The Royal Treatment

Richmond’s next generation of physical therapy and performance.

When Is The Best Time to Start a Golf Performance Training Program?

Since golf is played during the warmer months, the best time to train for the upcoming season is during the colder months. If you stay up to date on the latest headlines of PGA Tour golf, you know that the best players in the world all have a team of professionals supporting them. This includes a swing coach, physical therapist, chiropractor, nutritionist, sports agent, and physical performance trainer. In this article I am going to focus on the performance trainer and physical therapist roles. I’ll explain how important they are to help maintain and accelerate the golfer’s performance out on the course. This knowledge can be applied to anyone that plays and enjoys this frustrating sport. 

 

One of the biggest roles the physical therapist plays when it comes to the health and wellness of the golfer, is not only the rehabilitation of injuries that occur throughout the season, but also the prevention of injury in the future. Since physical therapists are musculoskeletal experts, they understand that limited joint range of motion, lack of flexibility, and muscular imbalances often lead to injury down the road and can be attributed to decreased swing speeds. Lets face it, anyone that plays golf wants to lower their scores and not be the shortest hitter in the group. Therefore, possessing adequate flexibility, muscular control, strength, power, and speed are the key ingredients to playing this game well for a lifetime. 

 

Golf is a physically violent rotational sport that can place increased stress on the spine. Often I see golfers with complaints of low back and/or hip pain, and come to find out they have significant flexibility loss throughout their upper back and/or hips. This is one of the most common patterns I see and, fortunately, am able to correct relatively quickly. The other common pattern I see in golfers is that they are unable to hit the ball consistently on the center of the clubface. This can be due to their inability to maintain their posture/spine angle throughout the swing, which is often caused by a lack of lower body muscle control leading to standing up during the swing. 

 

 

If you pay attention to the top 10 players in the world, they are driving the ball over 300 yards off the tee, and have swing speeds upwards of 115-130 mph. How do they do this? They possess adequate flexibility, muscle control and stability, strength, power, and speed. One of the biggest attributing factors to this increase in performance is that they have some of the best performance trainers working with them. At the beginning of every week, each golfer will be put through a series of physical tests which reveals their measurements in regards to flexibility, range of motion, and muscle control and stability. Once the player understands their limitations they will then focus on those key areas during the week leading up to the tournament that weekend. Understanding the human body and how it relates to the golf swing can give even amateur players a leg up on their competition.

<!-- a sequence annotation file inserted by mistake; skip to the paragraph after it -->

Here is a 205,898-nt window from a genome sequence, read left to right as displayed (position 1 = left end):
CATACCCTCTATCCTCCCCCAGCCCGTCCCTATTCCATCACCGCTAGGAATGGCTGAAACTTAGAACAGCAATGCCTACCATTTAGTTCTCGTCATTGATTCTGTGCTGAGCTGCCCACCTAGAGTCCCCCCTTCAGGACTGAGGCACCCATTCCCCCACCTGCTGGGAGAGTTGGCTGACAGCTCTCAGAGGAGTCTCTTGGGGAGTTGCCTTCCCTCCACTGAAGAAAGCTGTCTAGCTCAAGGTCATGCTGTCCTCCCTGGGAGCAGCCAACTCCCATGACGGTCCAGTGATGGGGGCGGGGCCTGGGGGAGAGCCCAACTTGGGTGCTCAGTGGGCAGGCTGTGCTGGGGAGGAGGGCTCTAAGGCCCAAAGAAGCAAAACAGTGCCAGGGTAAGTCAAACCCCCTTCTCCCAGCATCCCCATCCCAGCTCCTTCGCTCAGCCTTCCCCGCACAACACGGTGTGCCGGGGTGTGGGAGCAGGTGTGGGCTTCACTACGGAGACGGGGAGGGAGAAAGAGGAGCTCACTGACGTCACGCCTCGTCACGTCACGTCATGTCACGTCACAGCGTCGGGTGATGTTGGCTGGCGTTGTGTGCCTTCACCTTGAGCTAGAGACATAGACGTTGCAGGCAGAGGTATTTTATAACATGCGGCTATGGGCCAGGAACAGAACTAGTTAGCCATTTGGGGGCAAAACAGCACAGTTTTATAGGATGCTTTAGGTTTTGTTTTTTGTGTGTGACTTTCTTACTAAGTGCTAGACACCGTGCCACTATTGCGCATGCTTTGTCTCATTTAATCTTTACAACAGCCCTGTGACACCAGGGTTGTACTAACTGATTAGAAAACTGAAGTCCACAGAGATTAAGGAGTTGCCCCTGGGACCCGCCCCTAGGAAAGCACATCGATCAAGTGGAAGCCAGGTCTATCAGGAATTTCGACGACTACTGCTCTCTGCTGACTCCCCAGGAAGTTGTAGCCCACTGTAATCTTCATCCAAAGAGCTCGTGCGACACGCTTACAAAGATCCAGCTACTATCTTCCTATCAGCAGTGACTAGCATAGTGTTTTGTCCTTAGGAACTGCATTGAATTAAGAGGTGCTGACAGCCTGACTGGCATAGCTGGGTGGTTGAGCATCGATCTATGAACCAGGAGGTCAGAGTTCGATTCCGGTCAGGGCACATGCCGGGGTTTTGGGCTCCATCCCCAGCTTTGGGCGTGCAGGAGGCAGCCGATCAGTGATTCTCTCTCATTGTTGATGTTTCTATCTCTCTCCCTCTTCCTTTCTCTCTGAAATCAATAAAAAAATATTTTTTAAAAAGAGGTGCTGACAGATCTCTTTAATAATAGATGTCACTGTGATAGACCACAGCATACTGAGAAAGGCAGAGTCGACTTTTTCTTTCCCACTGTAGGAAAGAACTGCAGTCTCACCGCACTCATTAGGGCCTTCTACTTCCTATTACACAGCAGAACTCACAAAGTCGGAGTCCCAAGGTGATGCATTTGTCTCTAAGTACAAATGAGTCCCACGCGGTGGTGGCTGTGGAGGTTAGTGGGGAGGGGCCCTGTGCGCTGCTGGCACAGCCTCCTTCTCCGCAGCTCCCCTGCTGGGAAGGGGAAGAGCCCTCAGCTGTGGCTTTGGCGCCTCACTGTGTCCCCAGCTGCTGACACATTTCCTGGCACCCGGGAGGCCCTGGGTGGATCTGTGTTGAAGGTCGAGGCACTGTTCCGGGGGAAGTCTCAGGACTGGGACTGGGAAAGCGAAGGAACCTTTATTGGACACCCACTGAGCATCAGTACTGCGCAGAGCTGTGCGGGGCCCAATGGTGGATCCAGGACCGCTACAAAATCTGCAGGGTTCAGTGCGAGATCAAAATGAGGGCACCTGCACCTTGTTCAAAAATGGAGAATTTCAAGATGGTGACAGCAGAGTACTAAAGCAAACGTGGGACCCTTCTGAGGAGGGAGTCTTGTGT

I have had the pleasure of working with golfers in the area and have found that some of the most simple adjustments in their workout program can give them a 5-13 or more mph swing speed increase in just a few weeks. Did you know that for every mile per hour increase on your driver you will gain an average of 2.6 yards of carry distance? So if you could increase your swing speed by 10 mph you could gain 26 yards of carry distance off the tee. That is huge when you are hitting 2-3 club lengths closer. So, if you are a golfer that desires to see why you are experiencing adverse symptoms during golf, or why you haven’t been able to hit the ball further, make sure to find a Titleist Performance Certified Professional on www.mytpi.com/experts. They can help discover what could be holding you back physically and help you play your best round of golf! 

 

Here’s to a great 2022 season ahead!